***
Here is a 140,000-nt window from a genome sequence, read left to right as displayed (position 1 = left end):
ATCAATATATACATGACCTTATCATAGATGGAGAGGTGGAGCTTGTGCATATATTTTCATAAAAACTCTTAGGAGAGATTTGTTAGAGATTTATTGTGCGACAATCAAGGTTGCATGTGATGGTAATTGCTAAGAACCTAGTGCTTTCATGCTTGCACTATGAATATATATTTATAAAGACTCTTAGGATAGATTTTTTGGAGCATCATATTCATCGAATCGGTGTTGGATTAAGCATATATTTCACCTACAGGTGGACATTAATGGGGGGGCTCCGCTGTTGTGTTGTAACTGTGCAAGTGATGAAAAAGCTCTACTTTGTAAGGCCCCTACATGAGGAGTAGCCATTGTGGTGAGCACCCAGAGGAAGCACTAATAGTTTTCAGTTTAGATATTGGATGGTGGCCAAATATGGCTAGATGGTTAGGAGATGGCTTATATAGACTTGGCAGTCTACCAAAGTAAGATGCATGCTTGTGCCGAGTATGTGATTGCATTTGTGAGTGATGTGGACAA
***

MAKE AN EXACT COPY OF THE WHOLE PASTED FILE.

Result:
Here is a 140,000-nt window from a genome sequence, read left to right as displayed (position 1 = left end):
ATCAATATATACATGACCTTATCATAGATGGAGAGGTGGAGCTTGTGCATATATTTTCATAAAAACTCTTAGGAGAGATTTGTTAGAGATTTATTGTGCGACAATCAAGGTTGCATGTGATGGTAATTGCTAAGAACCTAGTGCTTTCATGCTTGCACTATGAATATATATTTATAAAGACTCTTAGGATAGATTTTTTGGAGCATCATATTCATCGAATCGGTGTTGGATTAAGCATATATTTCACCTACAGGTGGACATTAATGGGGGGGCTCCGCTGTTGTGTTGTAACTGTGCAAGTGATGAAAAAGCTCTACTTTGTAAGGCCCCTACATGAGGAGTAGCCATTGTGGTGAGCACCCAGAGGAAGCACTAATAGTTTTCAGTTTAGATATTGGATGGTGGCCAAATATGGCTAGATGGTTAGGAGATGGCTTATATAGACTTGGCAGTCTACCAAAGTAAGATGCATGCTTGTGCCGAGTATGTGATTGCATTTGTGAGTGATGTGGACAA